Casey Sinclair's soon-to-be ex-husband cleaned out their bank account and skipped town the minute he found out she was pregnant. Casey knows now that he never wanted to be married and especially didn't want to have kids, but that doesn't help her financial situation. Desperate to find a job to pay the bills before the electricity gets turned off, she responds to an ad for a photographer's assistant. Casey had learned photography from her foster parents, and knows that she can do the job well, but she's afraid that the owner of the studio may not want to hire her if he knows she's pregnant. Casey hates lying, even a lie of omission, but she simply cannot take the chance of not getting this job.
Wyatt Keene has been hiding away from the world since his wife and unborn child tragically died a year ago. The photography studio had really been her dream, and she, unfortunately, had not shared his enthusiasm about having a family even after discovering that she was pregnant. Now Wyatt's accountant is telling him that he either needs to sell the studio or get back to work, so he decides to move on with his life and hire an assistant to handle the portraits that his wife used to do. When Casey breezes into his life wanting the position, he is rather taken with her perky, upbeat attitude, and when he sees her work, Wyatt can't help but admit that she's every bit as good of a photographer as his wife had been. As they begin to work together more closely on shoots, an undeniable attraction starts to blossom between them. Casey had every intention of telling Wyatt about the baby as soon as she became established as his employee, but when she finds out about the circumstances of his wife's death, she doesn't want to be a constant reminder of his grief and sadness. But Casey can't hide her pregnancy forever, and what will Wyatt do when he finally learns the truth?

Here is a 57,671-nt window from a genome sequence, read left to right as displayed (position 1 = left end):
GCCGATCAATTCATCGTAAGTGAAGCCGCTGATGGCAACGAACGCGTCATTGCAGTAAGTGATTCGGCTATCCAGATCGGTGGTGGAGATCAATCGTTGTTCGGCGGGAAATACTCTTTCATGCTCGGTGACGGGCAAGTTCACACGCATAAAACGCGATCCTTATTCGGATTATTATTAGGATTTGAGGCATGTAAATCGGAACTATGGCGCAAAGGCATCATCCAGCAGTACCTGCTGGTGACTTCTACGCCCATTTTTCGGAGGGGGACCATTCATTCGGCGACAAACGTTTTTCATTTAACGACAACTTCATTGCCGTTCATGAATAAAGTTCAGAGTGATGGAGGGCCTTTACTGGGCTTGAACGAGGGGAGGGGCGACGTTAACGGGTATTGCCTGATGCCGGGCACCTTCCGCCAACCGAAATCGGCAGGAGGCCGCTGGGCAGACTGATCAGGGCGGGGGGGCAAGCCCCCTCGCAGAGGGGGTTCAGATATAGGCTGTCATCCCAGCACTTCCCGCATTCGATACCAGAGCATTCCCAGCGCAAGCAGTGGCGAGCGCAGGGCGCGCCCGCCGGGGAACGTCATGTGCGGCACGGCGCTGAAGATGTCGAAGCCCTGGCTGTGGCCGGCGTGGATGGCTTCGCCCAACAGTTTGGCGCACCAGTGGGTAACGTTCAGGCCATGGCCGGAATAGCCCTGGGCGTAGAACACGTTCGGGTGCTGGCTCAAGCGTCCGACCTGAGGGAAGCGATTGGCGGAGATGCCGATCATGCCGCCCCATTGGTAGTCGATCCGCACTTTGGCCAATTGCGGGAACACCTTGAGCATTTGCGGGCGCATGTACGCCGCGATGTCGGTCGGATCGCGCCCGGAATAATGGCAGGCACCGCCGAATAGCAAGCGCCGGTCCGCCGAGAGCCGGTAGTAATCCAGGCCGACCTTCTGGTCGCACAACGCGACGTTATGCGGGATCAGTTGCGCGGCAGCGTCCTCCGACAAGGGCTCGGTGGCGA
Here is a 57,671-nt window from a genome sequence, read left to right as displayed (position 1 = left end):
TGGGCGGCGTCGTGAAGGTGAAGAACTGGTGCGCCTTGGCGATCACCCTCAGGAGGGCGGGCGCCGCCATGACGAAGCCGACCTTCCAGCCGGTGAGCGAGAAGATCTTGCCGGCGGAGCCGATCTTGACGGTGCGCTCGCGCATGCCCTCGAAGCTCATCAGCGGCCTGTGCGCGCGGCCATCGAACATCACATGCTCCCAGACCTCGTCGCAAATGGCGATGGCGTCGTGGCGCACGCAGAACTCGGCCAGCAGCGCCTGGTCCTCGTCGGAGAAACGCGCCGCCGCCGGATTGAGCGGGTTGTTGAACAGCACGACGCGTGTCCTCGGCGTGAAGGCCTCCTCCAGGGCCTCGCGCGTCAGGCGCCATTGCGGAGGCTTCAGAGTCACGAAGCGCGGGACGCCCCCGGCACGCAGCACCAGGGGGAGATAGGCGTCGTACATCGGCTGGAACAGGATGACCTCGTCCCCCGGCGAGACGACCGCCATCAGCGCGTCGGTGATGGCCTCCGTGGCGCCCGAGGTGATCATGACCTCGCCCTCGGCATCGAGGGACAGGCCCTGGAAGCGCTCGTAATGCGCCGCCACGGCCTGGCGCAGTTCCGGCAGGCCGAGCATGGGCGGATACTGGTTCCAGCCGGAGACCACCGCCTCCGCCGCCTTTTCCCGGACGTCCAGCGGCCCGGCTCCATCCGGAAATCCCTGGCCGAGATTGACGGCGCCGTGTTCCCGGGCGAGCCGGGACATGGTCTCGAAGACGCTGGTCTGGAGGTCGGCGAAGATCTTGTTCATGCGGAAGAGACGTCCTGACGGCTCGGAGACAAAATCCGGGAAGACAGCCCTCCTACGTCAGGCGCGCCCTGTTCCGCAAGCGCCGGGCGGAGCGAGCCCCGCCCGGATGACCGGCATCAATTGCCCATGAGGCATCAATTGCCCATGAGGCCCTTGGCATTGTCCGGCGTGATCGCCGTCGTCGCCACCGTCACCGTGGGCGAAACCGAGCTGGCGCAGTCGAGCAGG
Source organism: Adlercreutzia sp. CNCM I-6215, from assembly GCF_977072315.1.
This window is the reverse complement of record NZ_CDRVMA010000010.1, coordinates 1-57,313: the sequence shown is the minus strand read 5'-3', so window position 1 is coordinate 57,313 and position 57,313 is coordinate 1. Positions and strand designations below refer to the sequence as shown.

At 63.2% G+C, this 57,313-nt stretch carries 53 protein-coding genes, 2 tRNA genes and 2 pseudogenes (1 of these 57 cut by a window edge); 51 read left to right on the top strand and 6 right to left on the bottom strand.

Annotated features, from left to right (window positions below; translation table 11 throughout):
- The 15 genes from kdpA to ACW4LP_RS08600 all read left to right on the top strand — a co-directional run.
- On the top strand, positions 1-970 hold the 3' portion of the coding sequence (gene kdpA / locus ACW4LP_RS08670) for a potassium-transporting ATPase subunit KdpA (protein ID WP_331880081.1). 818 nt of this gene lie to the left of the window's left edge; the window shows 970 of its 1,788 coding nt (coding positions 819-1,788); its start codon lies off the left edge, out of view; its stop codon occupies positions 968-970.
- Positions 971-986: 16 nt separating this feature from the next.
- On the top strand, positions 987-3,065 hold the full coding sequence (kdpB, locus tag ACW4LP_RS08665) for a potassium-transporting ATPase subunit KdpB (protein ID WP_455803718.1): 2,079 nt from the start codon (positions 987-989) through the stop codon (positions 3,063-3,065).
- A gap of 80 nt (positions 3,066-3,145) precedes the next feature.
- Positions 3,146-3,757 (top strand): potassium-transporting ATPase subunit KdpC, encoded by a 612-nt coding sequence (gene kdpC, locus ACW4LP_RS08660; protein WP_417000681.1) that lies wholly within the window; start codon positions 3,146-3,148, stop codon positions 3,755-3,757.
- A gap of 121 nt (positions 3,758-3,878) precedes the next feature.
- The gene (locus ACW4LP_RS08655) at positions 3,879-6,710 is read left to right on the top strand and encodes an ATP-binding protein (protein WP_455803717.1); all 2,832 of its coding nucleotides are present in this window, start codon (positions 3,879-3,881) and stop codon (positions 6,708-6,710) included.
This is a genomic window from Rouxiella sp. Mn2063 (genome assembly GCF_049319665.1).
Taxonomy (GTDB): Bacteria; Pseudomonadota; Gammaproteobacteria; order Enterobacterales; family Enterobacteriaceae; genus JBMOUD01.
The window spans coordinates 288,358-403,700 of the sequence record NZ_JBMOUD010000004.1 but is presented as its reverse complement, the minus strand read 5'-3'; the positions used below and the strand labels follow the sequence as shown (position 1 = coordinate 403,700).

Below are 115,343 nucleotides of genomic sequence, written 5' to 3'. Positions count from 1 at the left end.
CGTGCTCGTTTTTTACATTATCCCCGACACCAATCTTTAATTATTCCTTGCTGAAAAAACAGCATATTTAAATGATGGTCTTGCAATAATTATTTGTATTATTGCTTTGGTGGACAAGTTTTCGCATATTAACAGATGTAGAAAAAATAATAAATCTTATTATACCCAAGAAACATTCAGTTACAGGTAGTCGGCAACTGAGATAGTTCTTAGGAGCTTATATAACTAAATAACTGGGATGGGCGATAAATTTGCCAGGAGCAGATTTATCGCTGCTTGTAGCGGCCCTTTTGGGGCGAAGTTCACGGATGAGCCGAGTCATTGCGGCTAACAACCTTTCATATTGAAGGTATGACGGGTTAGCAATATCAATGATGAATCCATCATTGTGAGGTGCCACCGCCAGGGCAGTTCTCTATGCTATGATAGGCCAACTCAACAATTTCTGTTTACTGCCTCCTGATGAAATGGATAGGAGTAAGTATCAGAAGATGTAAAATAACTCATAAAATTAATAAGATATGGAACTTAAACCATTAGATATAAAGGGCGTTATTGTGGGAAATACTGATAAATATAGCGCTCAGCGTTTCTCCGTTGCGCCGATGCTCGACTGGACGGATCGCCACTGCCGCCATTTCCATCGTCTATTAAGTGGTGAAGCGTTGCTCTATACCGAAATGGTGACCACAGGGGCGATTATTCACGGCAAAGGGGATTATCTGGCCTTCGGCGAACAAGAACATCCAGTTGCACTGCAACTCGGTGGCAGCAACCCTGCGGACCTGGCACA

I've always been a fan of pregnancy storylines in romance novels, but haven't read a really good one in a while. When Roz Denny Fox contacted me about reviewing her new book, The Baby Album, I was quite eager to read it, in large part because of the plot. I'm so glad I got the opportunity, because her book definitely fit the bill. Having the heroine be pregnant by a man other than the hero can sometimes, in my experience, be tricky for an author to get just right, but I thought Ms. Fox did a very good job of creating sympathetic characters in a difficult, but sweet and touching situation. The plot of a heroine pregnant by a jerk of an ex, meeting the perfect man who wants a family but has been denied that through tragic circumstances is not a particularly new or unique one, but The Baby Album was still distinctive enough to hold my attention throughout and gave me plenty of warm, fuzzy feelings at the end.